Living In the Moment

One of the joys of traveling is that because everything is new, it’s natural to be more present and open to what’s happening around us. But to be present in this way also requires slowing down. Here in Morocco where there is so much to see, I’m grateful to have enough time to slow down and just experience life. Though I started out yesterday afternoon as a tourist with a nice haircut, it turned out to be the richest day I’ve had here thus far.

After leaving the hair salon, I took the short walk to the corniche along the beach as the muezzin called the faithful to prayer, and waited to hail a taxi to the medina. On the narrow strip of grass sandwiched between the busy boulevard and the paved sidewalk, a man stood barefoot on an old piece of cloth. At first I thought he was talking to himself, but then I realized he was facing Mecca and praying. He prostrated himself several times, lost in devotion as the traffic whizzed by. In the U.S. we would think the man is crazy; here, it’s just life.

1788 letter from the Sultan of Morocco to George Washington, offering friendship along with free passage of American ships in the Mediterranean

My second mission for the day: A visit to the American Legation, a small museum in the medina and the site of the oldest American diplomatic presence in the world. Getting to the Legation is an exercise in orienteering. Travel books tell you how to get there, but despite my having walked through the Tangier medina several times, the instructions were useless. I never would have found it without Google Maps on my phone and many wrong turns. Were I to attempt a second visit, it would still be difficult for me to find.

The Legation is the only National Historic Landmark outside of the United States. Morocco was the first country to acknowledge American independence in 1777, long before our revolutionary war was over. The history housed in this former mansion is fascinating, and even includes a letter from George Washington acknowledging the Sultan’s offer to establish economic relations.

OLYMPUS DIGITAL CAMERAWhen I was done at the Legation, I attempted to leave the medina for my third and final exciting mission for the day: Finding a place to do my laundry.  I knew that to get out, I needed to head toward the water. I followed the warren of narrow alleys downhill, but couldn’t identify a clear exit route (of course I could have used Google Maps again, but that wouldn’t have been any fun). I passed a beautiful old door and took a photo. A few minutes later, I passed the same door again! And then I found myself back in front of the Legation. Frustrated yet amused, I managed to work my way to an open area called petit socco. Now I was tired, so I sat at the cafe there and ordered an espresso with milk.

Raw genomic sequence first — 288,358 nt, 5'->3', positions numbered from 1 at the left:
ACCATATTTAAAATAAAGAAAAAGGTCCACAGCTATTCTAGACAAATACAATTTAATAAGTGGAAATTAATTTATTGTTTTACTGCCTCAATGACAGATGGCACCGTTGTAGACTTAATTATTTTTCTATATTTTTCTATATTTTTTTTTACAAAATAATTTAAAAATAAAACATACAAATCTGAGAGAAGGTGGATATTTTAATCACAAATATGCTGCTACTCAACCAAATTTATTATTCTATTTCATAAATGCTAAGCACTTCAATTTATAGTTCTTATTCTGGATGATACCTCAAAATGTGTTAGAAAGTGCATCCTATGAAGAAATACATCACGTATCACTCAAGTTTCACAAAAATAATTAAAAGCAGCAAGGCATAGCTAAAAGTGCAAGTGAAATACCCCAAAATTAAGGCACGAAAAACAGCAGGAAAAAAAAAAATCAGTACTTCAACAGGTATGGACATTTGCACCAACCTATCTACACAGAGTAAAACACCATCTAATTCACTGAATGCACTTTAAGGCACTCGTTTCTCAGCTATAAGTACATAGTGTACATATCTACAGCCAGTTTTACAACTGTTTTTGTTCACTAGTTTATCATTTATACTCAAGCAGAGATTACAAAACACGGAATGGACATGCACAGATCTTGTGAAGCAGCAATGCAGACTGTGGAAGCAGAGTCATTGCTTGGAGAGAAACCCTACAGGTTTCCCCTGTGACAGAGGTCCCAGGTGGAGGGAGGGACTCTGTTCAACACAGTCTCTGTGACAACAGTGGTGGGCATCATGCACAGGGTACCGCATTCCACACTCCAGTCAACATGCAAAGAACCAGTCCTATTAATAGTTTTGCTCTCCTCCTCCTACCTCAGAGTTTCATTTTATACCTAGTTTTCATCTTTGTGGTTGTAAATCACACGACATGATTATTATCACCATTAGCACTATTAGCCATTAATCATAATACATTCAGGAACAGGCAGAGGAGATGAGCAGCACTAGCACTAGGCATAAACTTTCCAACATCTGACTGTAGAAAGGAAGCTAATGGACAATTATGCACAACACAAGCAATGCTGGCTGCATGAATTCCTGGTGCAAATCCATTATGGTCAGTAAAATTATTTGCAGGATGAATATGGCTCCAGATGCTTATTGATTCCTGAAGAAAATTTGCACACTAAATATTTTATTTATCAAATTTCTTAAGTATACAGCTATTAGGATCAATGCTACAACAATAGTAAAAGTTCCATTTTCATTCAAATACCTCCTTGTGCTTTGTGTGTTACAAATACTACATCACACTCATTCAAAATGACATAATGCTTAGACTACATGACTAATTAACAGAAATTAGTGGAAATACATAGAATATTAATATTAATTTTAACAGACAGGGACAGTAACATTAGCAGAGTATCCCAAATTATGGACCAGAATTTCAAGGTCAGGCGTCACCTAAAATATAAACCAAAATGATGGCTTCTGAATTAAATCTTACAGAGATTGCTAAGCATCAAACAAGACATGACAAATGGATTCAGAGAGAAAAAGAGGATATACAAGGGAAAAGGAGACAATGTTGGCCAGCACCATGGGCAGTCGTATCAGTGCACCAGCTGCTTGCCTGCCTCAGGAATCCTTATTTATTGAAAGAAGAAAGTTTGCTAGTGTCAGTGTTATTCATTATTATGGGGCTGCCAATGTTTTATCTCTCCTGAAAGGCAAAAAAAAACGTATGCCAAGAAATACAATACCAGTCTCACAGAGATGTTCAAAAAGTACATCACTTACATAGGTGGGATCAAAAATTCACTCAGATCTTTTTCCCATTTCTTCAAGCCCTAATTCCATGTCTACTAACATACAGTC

And here with a delicious coffee, something shifted for me. I watched life go by: An enormous group of Spanish tourists, led by a guide in a djellaba, gathered in front of me. Men carrying pendants, scarves, plates, jewelry, and wooden camels came around, hawking their wares to the tourists. An older American couple sat down next to me. The man ordered a beer. A vendor offered them leather belts that I knew were worth at most $3, and they bought one for $10. Now more hawkers came around, vultures gathering around this fresh meat.

Through all of this I sat, feeling an incredible sense of calm. I was just enjoying the show. Eventually someone noticed me and showed me some chotchkes. Before, I would have felt defensive and shooed him away; today I was completely relaxed. I admired his wares, and kindly said, “They are beautiful, but I’m not shopping today. Maybe I’ll see you again later, inshallah.” He replied, “inshallah” and moved on.

OLYMPUS DIGITAL CAMERAAnother man came over, offering me a small, solid-brass camel. I picked it up, admired its heft, and politely declined. The Americans had now bought several overpriced souvenirs and were complaining to the hawkers that they had no more money. The husband gave me a tired smile and said, “You may as well buy it, you won’t be able to do it tomorrow.” I replied, “Actually, I can buy it tomorrow.” The hawker overheard this, assumed I was living here, and his attitude toward me changed completely. “I’m sorry if I’m bothering you,” he said. “I’m just trying to make a living.” I smiled and told him it was fine, don’t worry about it. And he left.

Eventually I got up, paid for my coffee, and started my walk down the now-obvious road out. I passed a man sitting outside his jewelry shop. He asked, “Where is your wife today?” I knew his face but couldn’t place it, and he reminded me of our visit to his shop a few days ago. This time, he never asked me to go inside. We talked for about 10 minutes and then parted warmly.

Today I went back to the same cafe. The hawker with the brass camel happily recognized me, and we exchanged pleasantries. This is why I appreciate Morocco, and why I would like to try living abroad for a while, somewhere. To get to know a place and its people, to feel a sense of community, if only for an afternoon. Even in the middle of the medina, where tourists are often nothing more than income on two feet, it’s possible.